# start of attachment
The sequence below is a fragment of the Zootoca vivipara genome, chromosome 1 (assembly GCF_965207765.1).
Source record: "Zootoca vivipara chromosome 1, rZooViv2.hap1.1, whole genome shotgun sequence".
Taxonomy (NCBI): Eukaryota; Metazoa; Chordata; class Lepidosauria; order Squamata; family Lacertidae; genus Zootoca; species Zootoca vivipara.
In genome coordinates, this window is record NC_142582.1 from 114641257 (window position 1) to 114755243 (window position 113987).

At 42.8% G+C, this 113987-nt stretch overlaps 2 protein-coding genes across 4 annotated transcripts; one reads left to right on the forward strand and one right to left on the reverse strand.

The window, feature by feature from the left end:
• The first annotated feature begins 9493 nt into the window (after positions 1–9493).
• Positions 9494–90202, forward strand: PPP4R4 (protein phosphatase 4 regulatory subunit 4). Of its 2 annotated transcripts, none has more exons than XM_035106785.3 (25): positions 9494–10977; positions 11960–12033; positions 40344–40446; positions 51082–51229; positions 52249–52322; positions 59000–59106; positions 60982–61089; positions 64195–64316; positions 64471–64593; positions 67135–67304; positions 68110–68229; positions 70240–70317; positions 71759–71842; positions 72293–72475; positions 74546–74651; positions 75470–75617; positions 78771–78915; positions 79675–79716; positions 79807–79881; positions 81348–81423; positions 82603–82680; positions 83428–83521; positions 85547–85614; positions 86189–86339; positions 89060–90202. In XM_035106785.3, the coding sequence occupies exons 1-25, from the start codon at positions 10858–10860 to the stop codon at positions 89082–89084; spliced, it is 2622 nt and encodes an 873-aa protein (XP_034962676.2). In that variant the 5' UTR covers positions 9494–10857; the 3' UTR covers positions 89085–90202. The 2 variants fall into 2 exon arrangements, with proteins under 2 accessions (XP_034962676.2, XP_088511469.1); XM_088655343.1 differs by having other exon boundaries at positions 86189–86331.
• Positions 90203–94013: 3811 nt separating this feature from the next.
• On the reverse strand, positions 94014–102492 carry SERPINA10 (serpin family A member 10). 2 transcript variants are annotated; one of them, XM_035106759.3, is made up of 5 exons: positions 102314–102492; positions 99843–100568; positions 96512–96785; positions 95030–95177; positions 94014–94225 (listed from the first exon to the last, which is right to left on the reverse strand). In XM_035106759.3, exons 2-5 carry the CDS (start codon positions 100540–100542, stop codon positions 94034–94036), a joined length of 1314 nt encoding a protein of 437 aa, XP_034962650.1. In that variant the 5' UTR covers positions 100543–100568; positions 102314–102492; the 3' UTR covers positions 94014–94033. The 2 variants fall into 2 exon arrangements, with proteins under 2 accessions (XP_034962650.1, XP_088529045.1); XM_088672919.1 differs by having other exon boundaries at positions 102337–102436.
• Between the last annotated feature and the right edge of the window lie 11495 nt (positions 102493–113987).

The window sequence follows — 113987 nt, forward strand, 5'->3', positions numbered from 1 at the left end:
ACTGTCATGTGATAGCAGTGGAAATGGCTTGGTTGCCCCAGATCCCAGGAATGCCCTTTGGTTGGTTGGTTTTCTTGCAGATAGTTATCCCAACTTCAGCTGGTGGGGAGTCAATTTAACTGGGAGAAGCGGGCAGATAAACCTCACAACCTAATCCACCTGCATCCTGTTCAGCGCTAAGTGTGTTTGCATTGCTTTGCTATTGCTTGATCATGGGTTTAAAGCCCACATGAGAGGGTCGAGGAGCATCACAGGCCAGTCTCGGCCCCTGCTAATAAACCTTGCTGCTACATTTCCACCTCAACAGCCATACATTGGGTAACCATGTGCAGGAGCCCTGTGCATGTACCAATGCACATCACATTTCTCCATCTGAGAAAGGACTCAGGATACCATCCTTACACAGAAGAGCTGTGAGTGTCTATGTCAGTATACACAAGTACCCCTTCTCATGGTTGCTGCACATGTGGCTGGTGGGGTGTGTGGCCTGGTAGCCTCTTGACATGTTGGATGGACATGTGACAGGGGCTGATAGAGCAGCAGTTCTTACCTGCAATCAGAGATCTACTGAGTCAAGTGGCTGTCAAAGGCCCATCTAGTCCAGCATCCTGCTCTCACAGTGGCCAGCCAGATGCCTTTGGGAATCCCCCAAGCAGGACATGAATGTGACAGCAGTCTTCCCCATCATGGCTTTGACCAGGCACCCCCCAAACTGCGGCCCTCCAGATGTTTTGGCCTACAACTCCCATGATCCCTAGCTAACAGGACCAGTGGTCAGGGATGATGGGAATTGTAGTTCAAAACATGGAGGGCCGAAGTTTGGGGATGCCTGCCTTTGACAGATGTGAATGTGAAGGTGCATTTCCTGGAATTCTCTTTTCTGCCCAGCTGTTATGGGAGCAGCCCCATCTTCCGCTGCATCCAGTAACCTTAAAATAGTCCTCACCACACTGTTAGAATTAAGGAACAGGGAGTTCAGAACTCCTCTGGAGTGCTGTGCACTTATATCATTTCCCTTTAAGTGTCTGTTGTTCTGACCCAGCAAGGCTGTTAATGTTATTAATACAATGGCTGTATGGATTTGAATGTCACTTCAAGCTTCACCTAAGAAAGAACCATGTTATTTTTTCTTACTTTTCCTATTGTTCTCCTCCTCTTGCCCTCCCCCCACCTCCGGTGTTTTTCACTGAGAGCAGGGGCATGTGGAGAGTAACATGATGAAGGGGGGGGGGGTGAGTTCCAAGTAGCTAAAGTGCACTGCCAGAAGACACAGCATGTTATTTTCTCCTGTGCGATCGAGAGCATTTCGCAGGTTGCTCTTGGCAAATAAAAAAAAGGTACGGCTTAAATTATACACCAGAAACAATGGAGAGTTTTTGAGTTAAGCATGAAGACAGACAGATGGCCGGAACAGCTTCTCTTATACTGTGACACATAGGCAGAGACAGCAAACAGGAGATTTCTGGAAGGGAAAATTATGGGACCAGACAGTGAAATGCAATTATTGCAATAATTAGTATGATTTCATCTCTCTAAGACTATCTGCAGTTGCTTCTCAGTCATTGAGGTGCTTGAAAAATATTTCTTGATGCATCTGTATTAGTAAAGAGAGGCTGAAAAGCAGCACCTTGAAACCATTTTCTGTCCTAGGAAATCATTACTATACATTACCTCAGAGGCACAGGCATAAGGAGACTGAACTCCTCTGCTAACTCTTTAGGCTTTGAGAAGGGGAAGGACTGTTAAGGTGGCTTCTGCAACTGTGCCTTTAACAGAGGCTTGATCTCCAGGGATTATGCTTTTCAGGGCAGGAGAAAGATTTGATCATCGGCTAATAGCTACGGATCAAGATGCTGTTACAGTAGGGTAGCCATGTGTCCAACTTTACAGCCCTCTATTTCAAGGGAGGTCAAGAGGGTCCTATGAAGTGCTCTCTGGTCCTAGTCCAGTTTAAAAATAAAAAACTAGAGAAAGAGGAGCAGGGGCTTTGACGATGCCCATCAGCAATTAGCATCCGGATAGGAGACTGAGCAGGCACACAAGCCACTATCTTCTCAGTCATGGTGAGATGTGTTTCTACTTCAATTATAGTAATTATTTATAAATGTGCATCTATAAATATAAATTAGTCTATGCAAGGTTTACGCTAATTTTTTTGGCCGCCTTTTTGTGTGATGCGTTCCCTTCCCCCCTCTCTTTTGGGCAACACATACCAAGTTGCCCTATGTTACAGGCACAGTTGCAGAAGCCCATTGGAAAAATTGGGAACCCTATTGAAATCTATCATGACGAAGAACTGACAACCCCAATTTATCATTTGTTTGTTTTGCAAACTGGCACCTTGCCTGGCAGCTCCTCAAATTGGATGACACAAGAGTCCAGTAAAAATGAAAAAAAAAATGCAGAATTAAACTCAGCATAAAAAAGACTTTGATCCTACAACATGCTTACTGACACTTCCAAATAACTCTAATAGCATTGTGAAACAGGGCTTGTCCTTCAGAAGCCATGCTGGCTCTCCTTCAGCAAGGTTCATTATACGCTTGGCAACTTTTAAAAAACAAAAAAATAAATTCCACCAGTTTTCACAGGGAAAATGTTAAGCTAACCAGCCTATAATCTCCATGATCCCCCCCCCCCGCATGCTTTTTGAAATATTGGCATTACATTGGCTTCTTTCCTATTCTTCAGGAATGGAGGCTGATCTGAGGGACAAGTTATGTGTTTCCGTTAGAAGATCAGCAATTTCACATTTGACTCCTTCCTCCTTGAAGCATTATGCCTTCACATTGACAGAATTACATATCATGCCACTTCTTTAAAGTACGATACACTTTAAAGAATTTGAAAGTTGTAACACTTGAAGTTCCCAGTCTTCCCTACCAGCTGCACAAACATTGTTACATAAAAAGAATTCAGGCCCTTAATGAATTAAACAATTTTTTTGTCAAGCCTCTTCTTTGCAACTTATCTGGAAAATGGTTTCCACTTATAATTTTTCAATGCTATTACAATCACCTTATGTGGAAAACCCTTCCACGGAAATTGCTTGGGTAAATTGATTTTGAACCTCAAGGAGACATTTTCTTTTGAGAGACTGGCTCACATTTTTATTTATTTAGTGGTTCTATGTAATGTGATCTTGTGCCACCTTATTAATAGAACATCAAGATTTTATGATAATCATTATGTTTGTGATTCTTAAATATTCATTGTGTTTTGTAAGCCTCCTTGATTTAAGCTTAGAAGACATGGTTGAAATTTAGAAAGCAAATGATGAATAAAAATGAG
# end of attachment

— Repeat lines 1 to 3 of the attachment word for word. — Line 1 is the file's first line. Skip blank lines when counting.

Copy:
The sequence below is a fragment of the Zootoca vivipara genome, chromosome 1 (assembly GCF_965207765.1).
Source record: "Zootoca vivipara chromosome 1, rZooViv2.hap1.1, whole genome shotgun sequence".
Taxonomy (NCBI): Eukaryota; Metazoa; Chordata; class Lepidosauria; order Squamata; family Lacertidae; genus Zootoca; species Zootoca vivipara.